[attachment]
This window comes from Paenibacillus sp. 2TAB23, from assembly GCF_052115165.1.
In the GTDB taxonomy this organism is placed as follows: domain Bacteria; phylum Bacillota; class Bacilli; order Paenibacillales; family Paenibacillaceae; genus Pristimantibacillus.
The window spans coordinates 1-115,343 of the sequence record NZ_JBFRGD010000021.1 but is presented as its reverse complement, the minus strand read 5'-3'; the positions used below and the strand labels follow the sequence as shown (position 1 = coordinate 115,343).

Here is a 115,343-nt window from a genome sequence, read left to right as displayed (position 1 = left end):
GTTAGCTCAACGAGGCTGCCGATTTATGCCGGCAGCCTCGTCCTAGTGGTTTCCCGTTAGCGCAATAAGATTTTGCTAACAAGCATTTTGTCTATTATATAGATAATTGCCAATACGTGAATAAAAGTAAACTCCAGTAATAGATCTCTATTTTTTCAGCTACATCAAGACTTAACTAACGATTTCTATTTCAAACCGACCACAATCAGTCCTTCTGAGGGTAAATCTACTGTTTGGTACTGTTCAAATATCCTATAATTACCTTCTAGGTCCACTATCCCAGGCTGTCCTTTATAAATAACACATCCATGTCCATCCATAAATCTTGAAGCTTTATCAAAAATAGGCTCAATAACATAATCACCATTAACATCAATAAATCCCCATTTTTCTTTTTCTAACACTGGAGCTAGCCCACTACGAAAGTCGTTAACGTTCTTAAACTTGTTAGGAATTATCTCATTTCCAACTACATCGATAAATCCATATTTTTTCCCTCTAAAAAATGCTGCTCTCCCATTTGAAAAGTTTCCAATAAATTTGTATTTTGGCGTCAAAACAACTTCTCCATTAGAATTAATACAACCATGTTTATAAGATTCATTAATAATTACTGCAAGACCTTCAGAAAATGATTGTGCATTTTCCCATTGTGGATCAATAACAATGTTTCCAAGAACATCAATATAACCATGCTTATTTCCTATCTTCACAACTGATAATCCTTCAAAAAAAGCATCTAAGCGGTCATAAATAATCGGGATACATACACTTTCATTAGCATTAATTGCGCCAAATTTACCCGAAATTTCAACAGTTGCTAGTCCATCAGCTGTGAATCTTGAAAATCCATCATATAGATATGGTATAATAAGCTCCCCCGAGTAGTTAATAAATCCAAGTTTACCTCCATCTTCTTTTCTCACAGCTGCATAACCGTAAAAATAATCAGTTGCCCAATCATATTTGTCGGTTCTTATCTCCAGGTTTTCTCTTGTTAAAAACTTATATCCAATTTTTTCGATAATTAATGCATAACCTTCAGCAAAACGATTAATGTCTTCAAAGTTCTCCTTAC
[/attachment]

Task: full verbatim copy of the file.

This window comes from Paenibacillus sp. 2TAB23, from assembly GCF_052115165.1.
In the GTDB taxonomy this organism is placed as follows: domain Bacteria; phylum Bacillota; class Bacilli; order Paenibacillales; family Paenibacillaceae; genus Pristimantibacillus.
The window spans coordinates 1-115,343 of the sequence record NZ_JBFRGD010000021.1 but is presented as its reverse complement, the minus strand read 5'-3'; the positions used below and the strand labels follow the sequence as shown (position 1 = coordinate 115,343).

Here is a 115,343-nt window from a genome sequence, read left to right as displayed (position 1 = left end):
GTTAGCTCAACGAGGCTGCCGATTTATGCCGGCAGCCTCGTCCTAGTGGTTTCCCGTTAGCGCAATAAGATTTTGCTAACAAGCATTTTGTCTATTATATAGATAATTGCCAATACGTGAATAAAAGTAAACTCCAGTAATAGATCTCTATTTTTTCAGCTACATCAAGACTTAACTAACGATTTCTATTTCAAACCGACCACAATCAGTCCTTCTGAGGGTAAATCTACTGTTTGGTACTGTTCAAATATCCTATAATTACCTTCTAGGTCCACTATCCCAGGCTGTCCTTTATAAATAACACATCCATGTCCATCCATAAATCTTGAAGCTTTATCAAAAATAGGCTCAATAACATAATCACCATTAACATCAATAAATCCCCATTTTTCTTTTTCTAACACTGGAGCTAGCCCACTACGAAAGTCGTTAACGTTCTTAAACTTGTTAGGAATTATCTCATTTCCAACTACATCGATAAATCCATATTTTTTCCCTCTAAAAAATGCTGCTCTCCCATTTGAAAAGTTTCCAATAAATTTGTATTTTGGCGTCAAAACAACTTCTCCATTAGAATTAATACAACCATGTTTATAAGATTCATTAATAATTACTGCAAGACCTTCAGAAAATGATTGTGCATTTTCCCATTGTGGATCAATAACAATGTTTCCAAGAACATCAATATAACCATGCTTATTTCCTATCTTCACAACTGATAATCCTTCAAAAAAAGCATCTAAGCGGTCATAAATAATCGGGATACATACACTTTCATTAGCATTAATTGCGCCAAATTTACCCGAAATTTCAACAGTTGCTAGTCCATCAGCTGTGAATCTTGAAAATCCATCATATAGATATGGTATAATAAGCTCCCCCGAGTAGTTAATAAATCCAAGTTTACCTCCATCTTCTTTTCTCACAGCTGCATAACCGTAAAAATAATCAGTTGCCCAATCATATTTGTCGGTTCTTATCTCCAGGTTTTCTCTTGTTAAAAACTTATATCCAATTTTTTCGATAATTAATGCATAACCTTCAGCAAAACGATTAATGTCTTCAAAGTTCTCCTTAC